A Replacement Life
hardcover, 336 pages
a review copy of this book was provided through TLC Book Tours
Slava Gelman is a junior staff member at a fancy New York magazine, clearly modeled after the New Yorker. He has distanced himself from his Jewish Russian family in order to hone an American voice in his writing. But as one of his colleagues astutely notes, the magazine (called Century in the novel) has a style and a voice, and it is not Slava's.
When Slava's grandmother dies unexpectedly, he finds himself drawn inexorably back to his immigrant past, and the world of his family. He's also thrown back together with Vera, whose family emigrated from Minsk with Slava's, and who was Slava's childhood playmate.
As Jews in Soviet Russia, the Gelman's were never religious. But Slava's grandmother was a Holocaust survivor, and, as Slava discovers, would have been eligible for restitution from the German government had she not died just as the funds became available, Slava's grandfather, Yevgeny, persuades Slava to write the grandmother's story, making it Yevgeny's, and apply (fraudulently) for restitution. Soon Yevgeny is contacting all the families he knows in Brooklyn, and Slava has found his calling as a writer--writing fictionalized accounts as a "curator of suffering" for false Holocaust restitution claims.
Slava goes back and forth between two worlds--the bland and cultured world of Century magazine, where he can't write a story in the magazine style, and the colorful Brooklyn of his childhood. The voice of the novel, and the energy of the novel, all come from the humor, the irony, and the painful history of Russian Jews.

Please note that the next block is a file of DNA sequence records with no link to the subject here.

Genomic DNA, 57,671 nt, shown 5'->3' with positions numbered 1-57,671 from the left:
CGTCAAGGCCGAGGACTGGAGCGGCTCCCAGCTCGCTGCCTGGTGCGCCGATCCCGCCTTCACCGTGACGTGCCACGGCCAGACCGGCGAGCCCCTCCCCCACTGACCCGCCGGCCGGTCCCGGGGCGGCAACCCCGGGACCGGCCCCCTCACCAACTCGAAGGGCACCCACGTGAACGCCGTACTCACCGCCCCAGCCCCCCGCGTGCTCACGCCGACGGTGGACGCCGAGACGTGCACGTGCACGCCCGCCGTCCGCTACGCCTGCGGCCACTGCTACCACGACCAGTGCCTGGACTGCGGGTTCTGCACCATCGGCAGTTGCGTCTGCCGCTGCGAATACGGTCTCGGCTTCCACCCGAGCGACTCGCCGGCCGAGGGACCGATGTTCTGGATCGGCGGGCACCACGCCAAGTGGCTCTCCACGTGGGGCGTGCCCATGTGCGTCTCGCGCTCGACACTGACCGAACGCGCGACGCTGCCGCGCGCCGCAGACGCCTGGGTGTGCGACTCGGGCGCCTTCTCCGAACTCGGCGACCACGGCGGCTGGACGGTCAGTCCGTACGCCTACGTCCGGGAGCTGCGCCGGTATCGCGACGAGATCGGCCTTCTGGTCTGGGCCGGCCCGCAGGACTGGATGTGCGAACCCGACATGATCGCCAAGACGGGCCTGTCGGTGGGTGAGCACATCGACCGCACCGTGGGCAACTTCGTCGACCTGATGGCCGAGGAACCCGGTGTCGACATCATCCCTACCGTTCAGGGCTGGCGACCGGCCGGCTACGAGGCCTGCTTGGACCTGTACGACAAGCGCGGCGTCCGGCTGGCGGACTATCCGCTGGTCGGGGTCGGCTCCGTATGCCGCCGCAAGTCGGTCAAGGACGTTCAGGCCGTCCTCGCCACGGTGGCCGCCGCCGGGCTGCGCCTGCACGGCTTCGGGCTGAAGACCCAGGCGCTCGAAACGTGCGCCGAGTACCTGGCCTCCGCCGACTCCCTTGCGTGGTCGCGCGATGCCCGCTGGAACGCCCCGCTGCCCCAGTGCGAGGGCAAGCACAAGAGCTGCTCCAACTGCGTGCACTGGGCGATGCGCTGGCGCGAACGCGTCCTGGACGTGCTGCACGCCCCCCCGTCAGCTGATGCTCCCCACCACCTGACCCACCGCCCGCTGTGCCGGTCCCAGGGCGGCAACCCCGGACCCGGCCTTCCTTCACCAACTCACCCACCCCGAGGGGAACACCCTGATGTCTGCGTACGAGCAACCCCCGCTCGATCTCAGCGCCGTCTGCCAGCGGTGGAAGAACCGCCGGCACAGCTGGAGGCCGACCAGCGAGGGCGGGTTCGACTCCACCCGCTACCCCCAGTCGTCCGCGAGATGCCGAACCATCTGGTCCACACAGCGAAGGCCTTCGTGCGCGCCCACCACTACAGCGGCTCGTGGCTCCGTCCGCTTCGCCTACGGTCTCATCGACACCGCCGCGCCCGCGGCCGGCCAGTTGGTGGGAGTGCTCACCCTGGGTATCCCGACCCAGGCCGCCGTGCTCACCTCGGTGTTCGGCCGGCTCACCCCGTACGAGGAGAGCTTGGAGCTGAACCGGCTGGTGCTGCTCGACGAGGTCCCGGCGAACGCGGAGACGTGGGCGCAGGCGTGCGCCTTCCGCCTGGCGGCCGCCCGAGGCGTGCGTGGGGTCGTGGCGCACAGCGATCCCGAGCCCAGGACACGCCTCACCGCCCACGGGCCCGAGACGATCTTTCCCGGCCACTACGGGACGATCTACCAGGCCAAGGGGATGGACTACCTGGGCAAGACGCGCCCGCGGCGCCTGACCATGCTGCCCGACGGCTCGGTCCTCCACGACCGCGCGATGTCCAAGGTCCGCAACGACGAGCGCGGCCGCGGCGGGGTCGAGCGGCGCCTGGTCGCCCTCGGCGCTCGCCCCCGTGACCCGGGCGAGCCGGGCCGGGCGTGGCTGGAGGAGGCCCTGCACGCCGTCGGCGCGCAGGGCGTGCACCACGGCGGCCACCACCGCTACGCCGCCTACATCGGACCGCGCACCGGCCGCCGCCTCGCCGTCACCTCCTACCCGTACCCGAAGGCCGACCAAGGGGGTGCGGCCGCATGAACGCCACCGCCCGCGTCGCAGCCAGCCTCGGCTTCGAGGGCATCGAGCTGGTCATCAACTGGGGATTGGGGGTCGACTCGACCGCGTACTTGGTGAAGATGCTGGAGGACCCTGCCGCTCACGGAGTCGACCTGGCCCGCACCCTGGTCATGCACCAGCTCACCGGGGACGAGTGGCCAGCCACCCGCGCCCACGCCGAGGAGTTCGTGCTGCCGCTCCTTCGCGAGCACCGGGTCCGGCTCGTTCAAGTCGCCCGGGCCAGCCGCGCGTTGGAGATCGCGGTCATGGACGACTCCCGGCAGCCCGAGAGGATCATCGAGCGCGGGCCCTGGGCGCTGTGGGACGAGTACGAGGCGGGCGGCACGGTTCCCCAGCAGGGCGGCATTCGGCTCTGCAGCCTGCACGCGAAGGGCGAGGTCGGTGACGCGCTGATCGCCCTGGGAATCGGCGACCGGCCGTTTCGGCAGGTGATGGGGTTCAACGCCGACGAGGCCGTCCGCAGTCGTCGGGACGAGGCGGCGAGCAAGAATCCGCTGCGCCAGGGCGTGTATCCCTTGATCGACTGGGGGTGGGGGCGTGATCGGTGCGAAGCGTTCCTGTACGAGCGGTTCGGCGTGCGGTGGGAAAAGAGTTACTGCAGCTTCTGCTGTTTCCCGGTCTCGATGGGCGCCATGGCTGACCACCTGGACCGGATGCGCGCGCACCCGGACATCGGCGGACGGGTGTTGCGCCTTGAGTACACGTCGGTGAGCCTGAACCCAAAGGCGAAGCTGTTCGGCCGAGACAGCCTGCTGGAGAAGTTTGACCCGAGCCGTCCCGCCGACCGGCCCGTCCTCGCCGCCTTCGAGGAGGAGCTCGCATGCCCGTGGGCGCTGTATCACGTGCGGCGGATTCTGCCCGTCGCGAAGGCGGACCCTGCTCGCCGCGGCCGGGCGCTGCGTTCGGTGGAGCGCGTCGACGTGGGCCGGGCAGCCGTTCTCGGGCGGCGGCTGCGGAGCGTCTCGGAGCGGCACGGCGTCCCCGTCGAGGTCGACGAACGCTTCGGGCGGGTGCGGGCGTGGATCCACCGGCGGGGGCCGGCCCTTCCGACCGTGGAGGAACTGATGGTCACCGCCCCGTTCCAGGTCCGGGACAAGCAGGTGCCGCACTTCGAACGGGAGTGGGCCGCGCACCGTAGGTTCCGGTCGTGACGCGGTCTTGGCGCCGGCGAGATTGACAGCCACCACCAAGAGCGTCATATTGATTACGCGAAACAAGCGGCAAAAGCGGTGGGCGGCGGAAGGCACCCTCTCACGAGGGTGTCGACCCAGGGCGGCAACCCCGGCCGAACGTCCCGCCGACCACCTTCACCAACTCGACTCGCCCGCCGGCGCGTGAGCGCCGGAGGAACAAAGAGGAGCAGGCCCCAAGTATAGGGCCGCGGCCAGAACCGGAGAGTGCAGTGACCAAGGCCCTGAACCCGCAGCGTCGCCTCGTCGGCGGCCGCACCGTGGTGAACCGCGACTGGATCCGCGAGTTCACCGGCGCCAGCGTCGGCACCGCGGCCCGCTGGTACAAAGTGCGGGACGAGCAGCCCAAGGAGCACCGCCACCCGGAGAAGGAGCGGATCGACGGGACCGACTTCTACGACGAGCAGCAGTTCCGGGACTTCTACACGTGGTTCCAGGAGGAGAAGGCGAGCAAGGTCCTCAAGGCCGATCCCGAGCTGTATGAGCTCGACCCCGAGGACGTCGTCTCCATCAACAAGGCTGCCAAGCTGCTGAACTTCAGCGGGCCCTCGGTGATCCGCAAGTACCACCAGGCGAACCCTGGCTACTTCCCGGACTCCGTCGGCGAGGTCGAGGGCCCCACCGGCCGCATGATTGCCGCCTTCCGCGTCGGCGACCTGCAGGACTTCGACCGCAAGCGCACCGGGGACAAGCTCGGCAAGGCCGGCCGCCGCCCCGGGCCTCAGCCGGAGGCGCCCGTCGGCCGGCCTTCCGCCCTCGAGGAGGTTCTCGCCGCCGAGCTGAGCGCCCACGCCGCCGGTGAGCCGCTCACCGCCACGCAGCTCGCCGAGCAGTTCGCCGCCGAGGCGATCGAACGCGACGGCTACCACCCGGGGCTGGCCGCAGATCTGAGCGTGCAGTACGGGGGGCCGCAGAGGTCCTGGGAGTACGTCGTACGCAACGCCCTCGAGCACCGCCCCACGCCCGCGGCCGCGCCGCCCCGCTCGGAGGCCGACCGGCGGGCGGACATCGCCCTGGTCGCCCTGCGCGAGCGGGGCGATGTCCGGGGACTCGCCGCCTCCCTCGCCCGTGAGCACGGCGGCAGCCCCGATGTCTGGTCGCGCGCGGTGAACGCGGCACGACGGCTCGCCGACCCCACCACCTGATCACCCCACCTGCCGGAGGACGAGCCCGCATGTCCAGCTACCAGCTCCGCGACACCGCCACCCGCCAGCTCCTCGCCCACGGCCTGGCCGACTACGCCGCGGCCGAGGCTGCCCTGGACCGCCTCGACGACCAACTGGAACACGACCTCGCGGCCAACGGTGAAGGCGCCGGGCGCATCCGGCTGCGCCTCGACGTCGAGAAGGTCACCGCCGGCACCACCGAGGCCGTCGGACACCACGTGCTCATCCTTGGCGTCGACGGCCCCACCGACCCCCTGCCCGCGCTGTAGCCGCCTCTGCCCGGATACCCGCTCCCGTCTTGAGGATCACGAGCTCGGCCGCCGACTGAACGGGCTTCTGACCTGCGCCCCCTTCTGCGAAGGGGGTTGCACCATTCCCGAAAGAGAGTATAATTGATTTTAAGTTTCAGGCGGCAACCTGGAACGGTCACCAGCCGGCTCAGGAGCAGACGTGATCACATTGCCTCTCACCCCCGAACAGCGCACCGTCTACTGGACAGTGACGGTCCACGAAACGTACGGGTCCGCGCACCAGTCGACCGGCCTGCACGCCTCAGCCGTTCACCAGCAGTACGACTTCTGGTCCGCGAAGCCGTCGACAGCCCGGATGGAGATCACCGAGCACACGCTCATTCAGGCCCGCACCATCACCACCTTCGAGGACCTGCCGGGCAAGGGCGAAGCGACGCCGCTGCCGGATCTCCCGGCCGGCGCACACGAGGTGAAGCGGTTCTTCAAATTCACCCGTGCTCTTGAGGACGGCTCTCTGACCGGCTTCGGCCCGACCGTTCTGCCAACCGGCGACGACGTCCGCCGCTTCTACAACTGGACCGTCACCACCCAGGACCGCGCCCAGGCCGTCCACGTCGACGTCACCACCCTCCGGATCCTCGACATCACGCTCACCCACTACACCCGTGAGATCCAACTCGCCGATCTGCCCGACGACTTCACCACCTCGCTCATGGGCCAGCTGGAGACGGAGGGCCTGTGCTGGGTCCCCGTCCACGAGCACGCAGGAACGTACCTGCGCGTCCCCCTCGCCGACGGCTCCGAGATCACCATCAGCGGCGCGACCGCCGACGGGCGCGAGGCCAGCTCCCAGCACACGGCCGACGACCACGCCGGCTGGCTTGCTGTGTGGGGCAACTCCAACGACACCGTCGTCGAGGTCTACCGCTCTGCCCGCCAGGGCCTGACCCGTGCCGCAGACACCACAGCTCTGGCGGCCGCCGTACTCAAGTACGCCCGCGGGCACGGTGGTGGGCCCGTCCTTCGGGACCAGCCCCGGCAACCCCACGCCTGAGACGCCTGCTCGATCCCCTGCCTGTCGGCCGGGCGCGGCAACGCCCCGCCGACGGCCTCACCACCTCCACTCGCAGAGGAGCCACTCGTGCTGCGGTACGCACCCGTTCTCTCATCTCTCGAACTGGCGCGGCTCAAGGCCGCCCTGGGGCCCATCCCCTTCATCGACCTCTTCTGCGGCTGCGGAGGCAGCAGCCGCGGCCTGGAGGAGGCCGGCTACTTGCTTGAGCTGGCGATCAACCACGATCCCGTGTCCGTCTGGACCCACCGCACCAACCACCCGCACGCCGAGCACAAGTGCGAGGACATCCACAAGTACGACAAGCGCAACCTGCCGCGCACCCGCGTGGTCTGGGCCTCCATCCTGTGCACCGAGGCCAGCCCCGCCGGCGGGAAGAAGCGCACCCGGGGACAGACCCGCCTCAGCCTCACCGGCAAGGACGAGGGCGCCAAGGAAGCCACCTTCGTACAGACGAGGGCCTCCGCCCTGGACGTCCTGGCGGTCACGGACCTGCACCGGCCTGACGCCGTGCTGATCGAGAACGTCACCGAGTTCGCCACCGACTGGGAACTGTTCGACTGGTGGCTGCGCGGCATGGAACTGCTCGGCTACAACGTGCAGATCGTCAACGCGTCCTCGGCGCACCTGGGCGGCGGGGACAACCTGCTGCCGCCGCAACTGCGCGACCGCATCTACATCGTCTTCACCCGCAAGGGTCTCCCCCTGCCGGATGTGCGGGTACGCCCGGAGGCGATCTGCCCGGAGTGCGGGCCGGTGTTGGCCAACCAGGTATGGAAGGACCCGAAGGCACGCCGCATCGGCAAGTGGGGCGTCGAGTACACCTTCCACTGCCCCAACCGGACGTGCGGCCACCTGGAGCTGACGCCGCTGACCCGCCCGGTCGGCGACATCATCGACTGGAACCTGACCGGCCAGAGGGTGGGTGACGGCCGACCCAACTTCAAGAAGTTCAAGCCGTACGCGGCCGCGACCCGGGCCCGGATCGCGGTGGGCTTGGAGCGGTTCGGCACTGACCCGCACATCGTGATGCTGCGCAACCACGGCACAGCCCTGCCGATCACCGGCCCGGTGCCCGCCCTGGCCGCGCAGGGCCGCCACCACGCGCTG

A Replacement Life has literary quotes and allusions scattered throughout its pages. I don't think I've seen this before in a novel, but Fishman provides notes for each of his quotes or allusions (the references range from Mary Oliver to Bernard Malamud to Dostoyevsky). This painstaking and scrupulous tactic stands in contrast to Fishman's character Slava, who weaves fact and fiction together in his narratives, whether for Century, or for his restitution narratives. Slava has just as much trouble parsing fact and fiction in his relationship with Arianna (a fact-checker for Century) and his friendships with his clients (Slava and one of his forgery clients lie seamlessly to a Rabbi on the steps of a synagogue).
I couldn't help liking Slava and all of his relatives. Yevgeny, who is the kind of person who finds a way to get what is needed, whether in Soviet Russia or in Brooklyn, is a wonderful creation, as are all of the characters, right down to the Russian cabdriver who is always ten minutes away.
A Replacement Life is nearly impossible to summarize. This is a novel that will make the reader think about identity, family, and where truth really resides. Propelled along by irony and humor, A Replacement Life will stay with the reader long after its pages are closed.
Boris Fishman has an excellent website with links to more reviews, as well as more about the author here: